WATERTOWN, Mass.--(BUSINESS WIRE)--Though increasing interoperability, technology, and better access to data have significantly enhanced the delivery of care, physicians overwhelmingly say these capabilities have yet to reach their full potential to transform U.S. healthcare, according to a new survey by athenahealth conducted by the Harris Poll. athenahealth, Inc., a leading provider of network-enabled software and services for medical groups and health systems nationwide, announced the findings in its annual Physician Sentiment Survey. The survey is designed to illuminate the physician experience and uncover physician sentiments on the state of healthcare, including technology, data, and interoperability, and the impact those things have on delivering quality care.
Despite improvements made by recent legislation such as the 21st Century Cures Act, physicians are looking for more when it comes to how their tools and systems work together, the survey found. Two-thirds (66%) of respondents say that sending and receiving patient data with another provider within their electronic health record (EHR) network is easy, yet only 24% say the same about sending and receiving patient data with another provider on a different EHR. This lack of connectivity also adds to an already challenging working environment for physicians; 80% of respondents say the inability to share data between information systems increases stress levels. When asked about significant hurdles to improving connectivity, physicians cite a lack of coordination among different facilities/health systems (65%), a lack of desire among EHR vendors (61%), cost (59%), and lack of data standardization (57%).
At the same time, the vast majority of those surveyed see the power of interoperability if it could be harnessed. Nine in 10 physicians say improved connectivity between information systems can enhance patient outcomes (94%) and the overall physician experience (91%).
“It’s clear that true interoperability requires more than merely moving data between systems,” said Jessica Sweeney-Platt, vice president of research and editorial strategy at athenahealth. “Physicians need and deserve tools that deliver an interoperable experience – the right information, in the right place in their workflow, in a format that is immediately usable.”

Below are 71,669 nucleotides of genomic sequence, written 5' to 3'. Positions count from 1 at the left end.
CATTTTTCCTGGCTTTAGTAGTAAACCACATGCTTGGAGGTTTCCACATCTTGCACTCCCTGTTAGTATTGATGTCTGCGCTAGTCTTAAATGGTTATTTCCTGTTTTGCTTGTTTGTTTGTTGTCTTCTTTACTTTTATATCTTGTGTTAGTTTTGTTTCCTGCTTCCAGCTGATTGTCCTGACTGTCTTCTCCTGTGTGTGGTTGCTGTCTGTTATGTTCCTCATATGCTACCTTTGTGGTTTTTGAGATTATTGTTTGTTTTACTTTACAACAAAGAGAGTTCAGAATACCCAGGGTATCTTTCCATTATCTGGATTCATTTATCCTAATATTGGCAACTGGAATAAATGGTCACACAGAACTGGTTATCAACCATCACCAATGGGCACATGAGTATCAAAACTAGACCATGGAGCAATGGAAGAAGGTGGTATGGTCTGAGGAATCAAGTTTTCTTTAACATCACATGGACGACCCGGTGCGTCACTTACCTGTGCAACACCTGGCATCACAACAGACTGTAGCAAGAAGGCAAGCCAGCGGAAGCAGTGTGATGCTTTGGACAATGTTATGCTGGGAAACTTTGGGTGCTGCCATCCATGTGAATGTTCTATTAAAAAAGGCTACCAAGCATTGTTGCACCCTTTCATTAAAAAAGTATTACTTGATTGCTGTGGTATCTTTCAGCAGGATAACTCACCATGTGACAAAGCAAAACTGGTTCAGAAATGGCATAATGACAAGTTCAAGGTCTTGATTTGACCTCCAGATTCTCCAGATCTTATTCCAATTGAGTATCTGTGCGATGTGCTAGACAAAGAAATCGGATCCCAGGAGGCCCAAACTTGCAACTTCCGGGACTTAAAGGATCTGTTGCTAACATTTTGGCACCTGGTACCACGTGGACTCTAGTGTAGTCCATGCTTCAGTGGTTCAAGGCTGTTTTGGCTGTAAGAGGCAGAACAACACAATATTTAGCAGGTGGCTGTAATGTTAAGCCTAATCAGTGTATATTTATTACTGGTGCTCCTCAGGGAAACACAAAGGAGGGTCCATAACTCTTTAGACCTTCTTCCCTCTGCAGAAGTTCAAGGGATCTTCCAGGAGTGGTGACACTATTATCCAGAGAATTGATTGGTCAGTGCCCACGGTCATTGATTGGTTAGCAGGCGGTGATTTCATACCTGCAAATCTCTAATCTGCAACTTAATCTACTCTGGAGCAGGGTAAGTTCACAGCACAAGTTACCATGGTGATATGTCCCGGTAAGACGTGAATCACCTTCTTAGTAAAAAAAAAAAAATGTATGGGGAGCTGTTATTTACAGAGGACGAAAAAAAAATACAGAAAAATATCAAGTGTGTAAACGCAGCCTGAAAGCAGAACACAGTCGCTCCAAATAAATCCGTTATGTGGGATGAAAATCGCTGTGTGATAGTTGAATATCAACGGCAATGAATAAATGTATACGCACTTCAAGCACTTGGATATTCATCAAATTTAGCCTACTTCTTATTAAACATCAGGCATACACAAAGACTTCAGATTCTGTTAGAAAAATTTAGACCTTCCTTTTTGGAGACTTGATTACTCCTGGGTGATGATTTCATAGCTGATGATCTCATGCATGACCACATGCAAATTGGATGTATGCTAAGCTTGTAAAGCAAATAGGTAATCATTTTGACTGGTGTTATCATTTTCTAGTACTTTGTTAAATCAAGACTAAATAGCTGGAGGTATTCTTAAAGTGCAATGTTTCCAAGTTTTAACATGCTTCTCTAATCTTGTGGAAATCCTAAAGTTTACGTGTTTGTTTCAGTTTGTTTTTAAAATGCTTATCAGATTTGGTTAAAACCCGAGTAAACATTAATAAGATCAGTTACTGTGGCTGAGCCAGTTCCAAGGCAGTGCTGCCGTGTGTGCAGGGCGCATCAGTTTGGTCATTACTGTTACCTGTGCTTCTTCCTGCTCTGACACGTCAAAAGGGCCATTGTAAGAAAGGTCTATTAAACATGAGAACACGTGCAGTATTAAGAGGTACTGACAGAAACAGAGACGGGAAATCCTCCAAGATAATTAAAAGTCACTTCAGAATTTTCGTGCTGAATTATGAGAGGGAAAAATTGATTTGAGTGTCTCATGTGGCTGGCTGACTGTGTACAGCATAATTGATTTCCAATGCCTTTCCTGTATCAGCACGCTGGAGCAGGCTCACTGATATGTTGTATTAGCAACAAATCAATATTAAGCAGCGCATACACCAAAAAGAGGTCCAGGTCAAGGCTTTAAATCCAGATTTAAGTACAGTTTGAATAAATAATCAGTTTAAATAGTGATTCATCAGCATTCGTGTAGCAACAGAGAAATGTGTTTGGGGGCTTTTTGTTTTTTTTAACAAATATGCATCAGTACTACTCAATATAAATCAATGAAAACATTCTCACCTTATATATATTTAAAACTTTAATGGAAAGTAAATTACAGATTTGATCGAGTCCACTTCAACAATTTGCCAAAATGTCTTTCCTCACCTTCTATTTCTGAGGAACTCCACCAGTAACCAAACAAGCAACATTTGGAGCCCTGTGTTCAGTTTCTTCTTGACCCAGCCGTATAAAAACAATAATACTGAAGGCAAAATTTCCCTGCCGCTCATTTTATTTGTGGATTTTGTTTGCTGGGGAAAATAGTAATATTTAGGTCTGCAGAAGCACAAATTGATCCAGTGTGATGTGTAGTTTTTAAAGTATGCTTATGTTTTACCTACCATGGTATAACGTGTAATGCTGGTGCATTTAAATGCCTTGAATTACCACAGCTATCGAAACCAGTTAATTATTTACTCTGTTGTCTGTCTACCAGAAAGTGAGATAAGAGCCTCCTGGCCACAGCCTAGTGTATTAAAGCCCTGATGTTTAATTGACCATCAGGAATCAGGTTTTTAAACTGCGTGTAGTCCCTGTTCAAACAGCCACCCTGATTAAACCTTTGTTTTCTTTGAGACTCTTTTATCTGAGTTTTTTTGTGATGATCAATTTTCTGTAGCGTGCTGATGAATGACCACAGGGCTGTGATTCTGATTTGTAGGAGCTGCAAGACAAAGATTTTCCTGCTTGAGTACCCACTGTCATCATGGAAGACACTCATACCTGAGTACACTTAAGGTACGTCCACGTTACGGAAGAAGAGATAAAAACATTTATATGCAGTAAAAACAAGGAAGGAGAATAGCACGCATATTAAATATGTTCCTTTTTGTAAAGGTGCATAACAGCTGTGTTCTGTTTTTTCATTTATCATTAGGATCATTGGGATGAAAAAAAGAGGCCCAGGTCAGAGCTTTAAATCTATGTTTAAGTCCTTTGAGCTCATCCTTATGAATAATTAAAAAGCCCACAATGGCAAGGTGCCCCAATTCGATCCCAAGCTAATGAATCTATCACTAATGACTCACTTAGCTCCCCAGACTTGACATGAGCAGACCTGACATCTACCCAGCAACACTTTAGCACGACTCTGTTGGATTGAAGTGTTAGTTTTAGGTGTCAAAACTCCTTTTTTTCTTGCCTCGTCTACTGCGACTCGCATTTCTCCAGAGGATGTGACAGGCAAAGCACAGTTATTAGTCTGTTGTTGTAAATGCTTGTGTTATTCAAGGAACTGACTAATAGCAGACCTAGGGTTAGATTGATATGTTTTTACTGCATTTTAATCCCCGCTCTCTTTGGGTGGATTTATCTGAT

Technology: Are we there yet?
Likewise, advances in technology and better access to data have resulted in a mixed blessing for healthcare providers, according to the survey, as many physicians report that while technology enhances their relationship with patients and helps them manage their workload, at times it also makes them feel inundated by the volume of information they receive. Physicians overwhelmingly recognize the promise of technology, according to the survey, with 90% saying with better patient data they would have more confidence in their ability to support patient needs, and 85% saying with easier access to data they would provide a better patient experience. Moreover, 78% say when they enter an exam room today, they have adequate information about the patient's medical history and the context for the visit, and 71% of respondents report EHR platforms allow them to provide high-quality care.
At the same time, technology and data are not yet delivering on expectations, according to the survey. Fifty-nine percent of physicians say they are frustrated by the challenges of accessing clinical information on a weekly basis, 58% say they often (once a week or more) feel so overloaded with information that it increases their stress, and 89% say receiving clinical data alone is not the answer – they need the right data at the right time. “Sometimes my EHR gives me an encyclopedia and all I really need is a dictionary,” said one respondent. In addition, only 51% say technology is helping provide care that addresses social determinants of health.